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LIVE FROM THE HEADLINES

Journalists Allowed to Photograph Uday, Qusay's Bodies

Aired July 25, 2003 - 19:01   ET

THIS IS A RUSH TRANSCRIPT. THIS COPY MAY NOT BE IN ITS FINAL FORM AND MAY BE UPDATED.

ANDERSON COOPER, CNN ANCHOR: First, U.S. forces may be getting closer to Saddam Hussein.
Thirteen people are in custody after a raid near Tikrit and at least five of them are believed to be members of the ousted Iraqi leader's personal security detachment.

Now U.S. commanders leading the hunt for Hussein say they are tightening the noose. The assessment came as reporters were allowed to view two bodies identified as the remains of Hussein's sons Uday and Qusay.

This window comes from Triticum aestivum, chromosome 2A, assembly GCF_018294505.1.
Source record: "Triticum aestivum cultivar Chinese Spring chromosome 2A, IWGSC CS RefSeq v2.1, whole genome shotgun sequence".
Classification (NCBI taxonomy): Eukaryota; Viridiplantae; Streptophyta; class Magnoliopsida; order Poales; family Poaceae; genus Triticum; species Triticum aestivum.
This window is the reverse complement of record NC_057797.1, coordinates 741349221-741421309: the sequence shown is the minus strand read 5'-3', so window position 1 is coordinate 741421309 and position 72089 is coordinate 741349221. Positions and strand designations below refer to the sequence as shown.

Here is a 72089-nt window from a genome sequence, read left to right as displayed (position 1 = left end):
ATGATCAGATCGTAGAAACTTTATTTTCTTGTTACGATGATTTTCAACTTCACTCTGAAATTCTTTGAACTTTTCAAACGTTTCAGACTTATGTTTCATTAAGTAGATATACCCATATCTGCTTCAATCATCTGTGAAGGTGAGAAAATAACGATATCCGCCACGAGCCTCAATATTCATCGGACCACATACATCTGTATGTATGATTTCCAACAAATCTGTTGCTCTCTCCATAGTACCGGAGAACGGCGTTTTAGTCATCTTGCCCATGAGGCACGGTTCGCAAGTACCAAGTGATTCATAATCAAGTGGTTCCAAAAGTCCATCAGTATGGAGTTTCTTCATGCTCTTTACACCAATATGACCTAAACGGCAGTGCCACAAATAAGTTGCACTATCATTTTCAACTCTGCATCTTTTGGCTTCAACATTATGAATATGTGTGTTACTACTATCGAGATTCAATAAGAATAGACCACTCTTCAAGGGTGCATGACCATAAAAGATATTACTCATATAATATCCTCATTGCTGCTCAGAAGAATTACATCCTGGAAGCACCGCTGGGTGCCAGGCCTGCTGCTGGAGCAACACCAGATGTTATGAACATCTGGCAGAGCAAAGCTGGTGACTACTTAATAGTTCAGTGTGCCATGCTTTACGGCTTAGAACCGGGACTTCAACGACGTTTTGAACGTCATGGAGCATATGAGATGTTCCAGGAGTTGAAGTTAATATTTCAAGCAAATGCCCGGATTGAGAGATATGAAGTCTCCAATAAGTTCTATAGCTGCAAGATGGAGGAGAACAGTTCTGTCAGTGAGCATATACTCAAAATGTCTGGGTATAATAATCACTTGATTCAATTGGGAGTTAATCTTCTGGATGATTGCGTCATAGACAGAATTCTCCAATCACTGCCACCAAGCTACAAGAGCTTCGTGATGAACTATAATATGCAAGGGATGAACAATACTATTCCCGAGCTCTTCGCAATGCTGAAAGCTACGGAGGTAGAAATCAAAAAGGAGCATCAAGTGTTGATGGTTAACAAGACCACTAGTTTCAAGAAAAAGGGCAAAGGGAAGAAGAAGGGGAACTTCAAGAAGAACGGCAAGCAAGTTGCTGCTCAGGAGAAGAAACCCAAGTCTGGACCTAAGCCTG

Senior international correspondent Nic Robertson is stand by live in Baghdad with the latest.

NIC ROBERTSON, CNN SR. INTERNATIONAL CORRESPONDENT: Well, Anderson, the reason the coalition provisional authority let the journalists go to the airport, videotape the bodies of Uday and Qusay was because they still want to try and convince Iraqis who remain skeptical about whether or not the two brothers are dead, convince they really are dead and gone.

And when the pictures began to air many people here found them quite shocking.

(BEGIN VIDEOTAPE)

ROBERTSON (voice-over): As the first gruesome images appear on TV, waiters in this burger bar watch in silence.

Shock, and surprise, as they see the latest pictures of Uday and Qusay. Grizzly images the U.S.-led coalition decided were needed to convince skeptical Iraqis the brothers are dead.